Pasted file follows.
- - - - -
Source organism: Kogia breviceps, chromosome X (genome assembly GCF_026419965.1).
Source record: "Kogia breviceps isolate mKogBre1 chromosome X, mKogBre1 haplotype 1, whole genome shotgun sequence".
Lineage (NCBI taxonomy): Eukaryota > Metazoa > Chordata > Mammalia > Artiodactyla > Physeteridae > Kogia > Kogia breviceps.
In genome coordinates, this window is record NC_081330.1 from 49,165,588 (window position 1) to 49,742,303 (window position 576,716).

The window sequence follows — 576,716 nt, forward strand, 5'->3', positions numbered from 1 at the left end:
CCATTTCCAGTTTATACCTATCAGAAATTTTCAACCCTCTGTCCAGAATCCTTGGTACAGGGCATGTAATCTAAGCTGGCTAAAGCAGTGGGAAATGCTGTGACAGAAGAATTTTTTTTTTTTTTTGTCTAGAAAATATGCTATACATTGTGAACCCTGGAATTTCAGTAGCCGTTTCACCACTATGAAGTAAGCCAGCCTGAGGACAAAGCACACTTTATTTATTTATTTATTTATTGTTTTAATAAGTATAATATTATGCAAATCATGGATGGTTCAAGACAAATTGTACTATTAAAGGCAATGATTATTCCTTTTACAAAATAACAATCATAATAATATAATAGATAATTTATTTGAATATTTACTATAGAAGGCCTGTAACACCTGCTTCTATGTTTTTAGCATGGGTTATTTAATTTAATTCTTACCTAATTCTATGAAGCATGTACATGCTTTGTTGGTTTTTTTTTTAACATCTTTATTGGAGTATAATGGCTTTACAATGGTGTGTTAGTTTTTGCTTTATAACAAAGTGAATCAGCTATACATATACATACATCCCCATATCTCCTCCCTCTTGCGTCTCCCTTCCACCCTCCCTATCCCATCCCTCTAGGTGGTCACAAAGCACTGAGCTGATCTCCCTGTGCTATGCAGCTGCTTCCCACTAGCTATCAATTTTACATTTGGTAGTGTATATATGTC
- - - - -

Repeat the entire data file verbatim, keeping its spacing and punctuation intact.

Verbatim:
Source organism: Kogia breviceps, chromosome X (genome assembly GCF_026419965.1).
Source record: "Kogia breviceps isolate mKogBre1 chromosome X, mKogBre1 haplotype 1, whole genome shotgun sequence".
Lineage (NCBI taxonomy): Eukaryota > Metazoa > Chordata > Mammalia > Artiodactyla > Physeteridae > Kogia > Kogia breviceps.
In genome coordinates, this window is record NC_081330.1 from 49,165,588 (window position 1) to 49,742,303 (window position 576,716).

The window sequence follows — 576,716 nt, forward strand, 5'->3', positions numbered from 1 at the left end:
CCATTTCCAGTTTATACCTATCAGAAATTTTCAACCCTCTGTCCAGAATCCTTGGTACAGGGCATGTAATCTAAGCTGGCTAAAGCAGTGGGAAATGCTGTGACAGAAGAATTTTTTTTTTTTTTTGTCTAGAAAATATGCTATACATTGTGAACCCTGGAATTTCAGTAGCCGTTTCACCACTATGAAGTAAGCCAGCCTGAGGACAAAGCACACTTTATTTATTTATTTATTTATTGTTTTAATAAGTATAATATTATGCAAATCATGGATGGTTCAAGACAAATTGTACTATTAAAGGCAATGATTATTCCTTTTACAAAATAACAATCATAATAATATAATAGATAATTTATTTGAATATTTACTATAGAAGGCCTGTAACACCTGCTTCTATGTTTTTAGCATGGGTTATTTAATTTAATTCTTACCTAATTCTATGAAGCATGTACATGCTTTGTTGGTTTTTTTTTTAACATCTTTATTGGAGTATAATGGCTTTACAATGGTGTGTTAGTTTTTGCTTTATAACAAAGTGAATCAGCTATACATATACATACATCCCCATATCTCCTCCCTCTTGCGTCTCCCTTCCACCCTCCCTATCCCATCCCTCTAGGTGGTCACAAAGCACTGAGCTGATCTCCCTGTGCTATGCAGCTGCTTCCCACTAGCTATCAATTTTACATTTGGTAGTGTATATATGTC